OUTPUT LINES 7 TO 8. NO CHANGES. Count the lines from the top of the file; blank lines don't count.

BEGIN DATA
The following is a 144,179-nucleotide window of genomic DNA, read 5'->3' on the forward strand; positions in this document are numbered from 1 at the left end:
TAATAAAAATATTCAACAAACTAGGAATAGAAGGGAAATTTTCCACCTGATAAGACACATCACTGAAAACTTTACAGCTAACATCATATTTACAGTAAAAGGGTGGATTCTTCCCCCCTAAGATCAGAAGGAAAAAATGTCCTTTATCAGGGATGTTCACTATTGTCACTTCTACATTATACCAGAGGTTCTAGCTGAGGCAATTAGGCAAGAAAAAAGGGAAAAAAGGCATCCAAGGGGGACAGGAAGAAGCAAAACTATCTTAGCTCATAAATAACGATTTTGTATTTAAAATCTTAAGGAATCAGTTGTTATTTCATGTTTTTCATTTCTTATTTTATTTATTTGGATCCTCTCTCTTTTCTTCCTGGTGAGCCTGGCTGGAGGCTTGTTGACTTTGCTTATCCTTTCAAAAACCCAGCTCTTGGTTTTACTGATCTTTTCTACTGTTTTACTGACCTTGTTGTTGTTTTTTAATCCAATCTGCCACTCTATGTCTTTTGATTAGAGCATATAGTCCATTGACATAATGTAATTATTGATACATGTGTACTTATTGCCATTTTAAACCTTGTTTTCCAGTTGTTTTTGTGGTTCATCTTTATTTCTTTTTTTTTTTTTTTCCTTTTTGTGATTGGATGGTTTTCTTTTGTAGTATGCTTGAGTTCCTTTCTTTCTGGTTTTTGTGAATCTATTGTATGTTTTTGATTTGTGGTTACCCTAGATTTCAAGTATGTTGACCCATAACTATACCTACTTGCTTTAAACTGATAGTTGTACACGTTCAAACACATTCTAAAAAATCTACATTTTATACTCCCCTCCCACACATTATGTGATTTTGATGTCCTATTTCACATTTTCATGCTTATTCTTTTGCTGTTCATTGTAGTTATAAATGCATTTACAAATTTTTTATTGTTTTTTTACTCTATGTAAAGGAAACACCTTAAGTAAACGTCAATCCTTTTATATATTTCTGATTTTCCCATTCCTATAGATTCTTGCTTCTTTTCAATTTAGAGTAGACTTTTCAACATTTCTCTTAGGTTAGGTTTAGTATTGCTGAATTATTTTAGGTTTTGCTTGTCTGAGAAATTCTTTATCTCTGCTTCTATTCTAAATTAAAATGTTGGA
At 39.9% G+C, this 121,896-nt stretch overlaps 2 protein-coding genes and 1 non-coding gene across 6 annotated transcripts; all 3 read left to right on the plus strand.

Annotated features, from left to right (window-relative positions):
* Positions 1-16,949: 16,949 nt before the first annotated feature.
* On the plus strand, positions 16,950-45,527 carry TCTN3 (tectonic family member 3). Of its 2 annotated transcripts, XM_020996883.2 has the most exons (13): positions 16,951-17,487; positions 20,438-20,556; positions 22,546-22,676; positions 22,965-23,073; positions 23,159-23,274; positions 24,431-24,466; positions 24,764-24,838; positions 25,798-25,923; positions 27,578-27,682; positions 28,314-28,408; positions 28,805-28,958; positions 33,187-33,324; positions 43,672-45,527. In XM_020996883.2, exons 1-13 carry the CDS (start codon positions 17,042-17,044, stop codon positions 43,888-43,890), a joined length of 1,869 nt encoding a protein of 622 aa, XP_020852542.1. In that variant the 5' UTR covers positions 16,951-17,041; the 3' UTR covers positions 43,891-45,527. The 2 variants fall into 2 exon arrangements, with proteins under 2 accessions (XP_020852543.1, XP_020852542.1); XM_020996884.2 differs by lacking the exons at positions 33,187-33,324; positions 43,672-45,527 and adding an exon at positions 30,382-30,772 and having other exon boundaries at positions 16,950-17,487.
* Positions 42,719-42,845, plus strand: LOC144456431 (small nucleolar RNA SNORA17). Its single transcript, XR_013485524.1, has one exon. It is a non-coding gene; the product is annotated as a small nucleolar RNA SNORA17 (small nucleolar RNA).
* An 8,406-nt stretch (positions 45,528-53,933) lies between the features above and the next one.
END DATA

* Positions 42,719-42,845, plus strand: LOC144456431 (small nucleolar RNA SNORA17). Its single transcript, XR_013485524.1, has one exon. It is a non-coding gene; the product is annotated as a small nucleolar RNA SNORA17 (small nucleolar RNA).
* An 8,406-nt stretch (positions 45,528-53,933) lies between the features above and the next one.